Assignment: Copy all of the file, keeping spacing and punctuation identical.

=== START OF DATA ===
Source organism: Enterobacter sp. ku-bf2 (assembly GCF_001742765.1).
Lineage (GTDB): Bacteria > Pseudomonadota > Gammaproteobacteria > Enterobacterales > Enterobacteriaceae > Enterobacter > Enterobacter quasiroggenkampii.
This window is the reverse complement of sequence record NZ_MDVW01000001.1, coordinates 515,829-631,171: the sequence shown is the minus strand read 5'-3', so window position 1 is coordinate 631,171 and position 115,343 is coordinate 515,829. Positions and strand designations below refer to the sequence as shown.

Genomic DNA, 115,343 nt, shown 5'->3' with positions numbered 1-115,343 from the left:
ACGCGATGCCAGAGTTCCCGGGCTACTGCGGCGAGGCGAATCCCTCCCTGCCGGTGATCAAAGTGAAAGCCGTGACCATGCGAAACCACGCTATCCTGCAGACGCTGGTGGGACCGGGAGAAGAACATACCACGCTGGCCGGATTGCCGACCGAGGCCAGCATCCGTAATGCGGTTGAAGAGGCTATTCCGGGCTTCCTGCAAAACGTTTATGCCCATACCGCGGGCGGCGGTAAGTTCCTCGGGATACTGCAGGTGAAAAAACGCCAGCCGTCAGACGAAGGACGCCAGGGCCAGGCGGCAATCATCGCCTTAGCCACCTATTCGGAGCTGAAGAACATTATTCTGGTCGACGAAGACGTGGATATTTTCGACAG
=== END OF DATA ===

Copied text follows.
Source organism: Enterobacter sp. ku-bf2 (assembly GCF_001742765.1).
Lineage (GTDB): Bacteria > Pseudomonadota > Gammaproteobacteria > Enterobacterales > Enterobacteriaceae > Enterobacter > Enterobacter quasiroggenkampii.
This window is the reverse complement of sequence record NZ_MDVW01000001.1, coordinates 515,829-631,171: the sequence shown is the minus strand read 5'-3', so window position 1 is coordinate 631,171 and position 115,343 is coordinate 515,829. Positions and strand designations below refer to the sequence as shown.

Genomic DNA, 115,343 nt, shown 5'->3' with positions numbered 1-115,343 from the left:
ACGCGATGCCAGAGTTCCCGGGCTACTGCGGCGAGGCGAATCCCTCCCTGCCGGTGATCAAAGTGAAAGCCGTGACCATGCGAAACCACGCTATCCTGCAGACGCTGGTGGGACCGGGAGAAGAACATACCACGCTGGCCGGATTGCCGACCGAGGCCAGCATCCGTAATGCGGTTGAAGAGGCTATTCCGGGCTTCCTGCAAAACGTTTATGCCCATACCGCGGGCGGCGGTAAGTTCCTCGGGATACTGCAGGTGAAAAAACGCCAGCCGTCAGACGAAGGACGCCAGGGCCAGGCGGCAATCATCGCCTTAGCCACCTATTCGGAGCTGAAGAACATTATTCTGGTCGACGAAGACGTGGATATTTTCGACAG